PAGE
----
As regards space requirements, there are close to three and a half gigabytes of uncompressed samples packed into this library - these generously feature TEN layers of sustained note *and* TEN layers of release samples. Thankfully, the samples have been compressed in lossless FLAC format and only require 1.46 GB of hard drive real-estate. By today’s large, multi-gig standards, this is a very manageable library size. The samples load quickly and are ready-to-go within just a few seconds, from a cold state.
SonicCouture EP73 Deconstructed Review
Uncontested . . . strong word; don’t you think? One would have to make sure that the claim could be substantiated or one would be considered brazen, or ill-informed, or rash, or gullible, or just plain stupid. I honestly hope that you don’t think that dear ol’ Brother Charles fits into any of those categories. *Smile.
SonicCouture have not simply raised the bar; they may even have ‘become’ the bar, as regards Rhodes MKI sample libraries. Man, this library rockZ. I mean it . . . this library abso-freakin-lutely RockZ! The depth and detail of SonicCouture’s sampling process is immense.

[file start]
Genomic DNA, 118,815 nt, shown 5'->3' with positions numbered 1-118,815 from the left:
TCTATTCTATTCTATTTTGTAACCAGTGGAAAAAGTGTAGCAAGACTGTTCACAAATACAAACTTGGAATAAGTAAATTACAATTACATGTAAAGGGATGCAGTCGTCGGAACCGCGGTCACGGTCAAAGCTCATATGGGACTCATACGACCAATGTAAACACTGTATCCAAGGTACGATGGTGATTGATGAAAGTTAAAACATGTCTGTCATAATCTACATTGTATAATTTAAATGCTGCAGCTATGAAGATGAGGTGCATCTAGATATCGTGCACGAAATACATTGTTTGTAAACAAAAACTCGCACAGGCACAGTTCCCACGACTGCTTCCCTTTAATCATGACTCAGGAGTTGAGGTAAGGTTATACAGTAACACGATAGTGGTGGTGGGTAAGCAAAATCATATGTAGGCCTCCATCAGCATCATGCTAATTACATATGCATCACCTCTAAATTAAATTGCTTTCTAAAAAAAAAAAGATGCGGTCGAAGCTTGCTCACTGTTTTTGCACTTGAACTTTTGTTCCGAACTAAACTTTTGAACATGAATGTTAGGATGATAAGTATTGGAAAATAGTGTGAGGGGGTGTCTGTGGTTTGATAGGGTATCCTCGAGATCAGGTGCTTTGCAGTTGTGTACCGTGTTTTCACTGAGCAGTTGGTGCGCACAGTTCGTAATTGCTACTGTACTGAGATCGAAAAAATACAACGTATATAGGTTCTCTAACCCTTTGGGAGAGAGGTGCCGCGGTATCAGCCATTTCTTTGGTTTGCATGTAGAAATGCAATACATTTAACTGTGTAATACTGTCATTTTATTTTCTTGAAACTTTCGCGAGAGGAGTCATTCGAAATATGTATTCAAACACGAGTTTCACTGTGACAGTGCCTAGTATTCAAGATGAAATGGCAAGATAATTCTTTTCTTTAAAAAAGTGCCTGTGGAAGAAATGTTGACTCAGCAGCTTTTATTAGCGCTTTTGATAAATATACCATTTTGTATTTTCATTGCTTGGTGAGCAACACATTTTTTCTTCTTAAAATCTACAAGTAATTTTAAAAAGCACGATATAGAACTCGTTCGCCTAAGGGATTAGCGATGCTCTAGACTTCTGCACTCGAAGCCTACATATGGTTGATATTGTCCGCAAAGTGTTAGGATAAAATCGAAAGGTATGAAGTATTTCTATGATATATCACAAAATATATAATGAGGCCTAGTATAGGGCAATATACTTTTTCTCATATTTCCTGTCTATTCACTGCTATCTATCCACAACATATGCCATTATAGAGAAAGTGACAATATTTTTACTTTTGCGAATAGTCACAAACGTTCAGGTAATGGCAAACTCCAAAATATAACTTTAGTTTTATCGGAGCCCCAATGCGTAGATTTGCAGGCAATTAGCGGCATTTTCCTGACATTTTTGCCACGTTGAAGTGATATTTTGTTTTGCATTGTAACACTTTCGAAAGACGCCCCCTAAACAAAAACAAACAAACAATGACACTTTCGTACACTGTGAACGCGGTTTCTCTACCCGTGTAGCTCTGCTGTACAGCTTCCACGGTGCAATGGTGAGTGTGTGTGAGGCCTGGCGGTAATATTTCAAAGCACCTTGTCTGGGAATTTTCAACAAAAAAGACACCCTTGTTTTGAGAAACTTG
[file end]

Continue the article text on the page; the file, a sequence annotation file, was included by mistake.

The level of realism is tremendous. The release noises, the pedal noises, the triple-layered Round Robin sampling, the attention to sonic detail, the inclusion of close and contact mic’d acoustic/mechanical sounds all contribute to making this perhaps THE MOST unique and authentic-sounding virtual Rhodes to date.
SonicCouture occasionally offer sales, but the Listed Retail Price of $129 is very fair in ratio to the sound quality. I have to be careful that I don’t brag this sample library up too much; we don’t want them raising the price . . . *Grin.
ToonTrack EZkeys Essential Pianos Review
I was more than a little ‘jazzed’ when I first heard that Sampling giants, ToonTrack, were adding pianos/keyboards to their industry-leading product line-up. I had already been a more-than-satisfied ToonTrack customer for a couple of years. I rely on various “EZdrummer” modules as my drum sample/construction software of choice. As soon as I’d heard the early release news about the original, ground-breaking “EZkeys Grand” Piano sample library/sequencer, I anticipated that song writers and home producers would be elated with the news. I don’t mean to come across as pretentious, but my assumption was absolutely correct.